Compared to other mountains, Mount Kilimanjaro is a relatively easy climb. You don’t need to be a professional climber to attempt the ascent, although a good level of physical fitness is a must. With the assistance of our professional guide team, we can get you to the peak so that you can gaze out across Africa.
Our experienced mountain guides will ensure that your climb to the roof of Africa is as safe and easy as possible. They have an intimate knowledge of the various routes and the climate conditions, allowing them to predict changes and avoid accidents along the way. At 100 kilometers in length and 60 kilometers in width, Mount Kilimanjaro has its own climate and five distinct vegetation zones. The climatic conditions on Mount Kilimanjaro change with the altitude; ranging from a tropical climate at its base to arctic conditions at the summit.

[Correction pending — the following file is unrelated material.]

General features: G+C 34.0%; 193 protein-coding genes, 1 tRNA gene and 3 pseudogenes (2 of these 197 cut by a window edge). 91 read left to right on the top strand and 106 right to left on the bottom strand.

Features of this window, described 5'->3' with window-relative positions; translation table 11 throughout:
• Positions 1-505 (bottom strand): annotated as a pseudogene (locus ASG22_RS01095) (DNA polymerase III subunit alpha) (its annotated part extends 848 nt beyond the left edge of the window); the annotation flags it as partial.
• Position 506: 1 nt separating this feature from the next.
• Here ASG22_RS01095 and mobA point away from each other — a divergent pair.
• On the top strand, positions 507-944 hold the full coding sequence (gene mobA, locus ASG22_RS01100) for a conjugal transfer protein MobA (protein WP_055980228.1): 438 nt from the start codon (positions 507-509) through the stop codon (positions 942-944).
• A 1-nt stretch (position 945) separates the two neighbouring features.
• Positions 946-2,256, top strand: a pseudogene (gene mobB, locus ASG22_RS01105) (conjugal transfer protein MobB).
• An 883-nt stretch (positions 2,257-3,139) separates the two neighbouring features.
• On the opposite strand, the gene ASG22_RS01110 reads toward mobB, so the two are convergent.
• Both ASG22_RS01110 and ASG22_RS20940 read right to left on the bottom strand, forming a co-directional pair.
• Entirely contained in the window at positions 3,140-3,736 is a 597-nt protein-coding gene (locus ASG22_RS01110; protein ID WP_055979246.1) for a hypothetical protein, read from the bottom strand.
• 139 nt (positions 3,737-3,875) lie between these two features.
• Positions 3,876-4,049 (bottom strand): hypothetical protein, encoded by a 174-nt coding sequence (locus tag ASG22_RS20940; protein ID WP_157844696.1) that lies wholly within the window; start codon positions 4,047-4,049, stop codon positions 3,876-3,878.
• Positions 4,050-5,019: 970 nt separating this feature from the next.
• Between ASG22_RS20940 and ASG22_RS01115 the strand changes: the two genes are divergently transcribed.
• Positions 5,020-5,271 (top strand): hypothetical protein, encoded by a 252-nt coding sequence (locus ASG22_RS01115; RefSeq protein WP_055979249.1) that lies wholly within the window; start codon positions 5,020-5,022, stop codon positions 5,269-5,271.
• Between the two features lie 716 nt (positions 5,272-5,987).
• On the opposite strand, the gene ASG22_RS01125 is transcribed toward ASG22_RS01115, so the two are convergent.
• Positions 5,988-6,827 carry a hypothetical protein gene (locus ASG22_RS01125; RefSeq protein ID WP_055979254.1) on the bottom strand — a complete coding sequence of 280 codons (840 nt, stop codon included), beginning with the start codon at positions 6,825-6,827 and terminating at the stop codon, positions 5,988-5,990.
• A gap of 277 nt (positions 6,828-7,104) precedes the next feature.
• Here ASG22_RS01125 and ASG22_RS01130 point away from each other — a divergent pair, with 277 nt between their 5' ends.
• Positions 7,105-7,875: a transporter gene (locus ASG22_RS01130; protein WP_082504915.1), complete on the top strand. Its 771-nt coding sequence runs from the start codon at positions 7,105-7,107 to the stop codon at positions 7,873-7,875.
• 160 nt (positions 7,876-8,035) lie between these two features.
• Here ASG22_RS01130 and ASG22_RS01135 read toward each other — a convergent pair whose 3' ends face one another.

Kilimanjaro’s foothills enjoy a yearlong summer, with temperatures at the base averaging 25-30C year-round. Conversely, temperatures at the summit range from a chillier -10C to -20C. As a rule of thumb, the temperature drops by 1C for every 200m you ascend. The mountain experiences two rainy seasons: the monsoon (or long rainy season) between March and May, and the short rainy season from mid-October until late December. At the base, the mountain has upwards of 2,000mm of rain per year, compared to just 100mm of rain at the summit.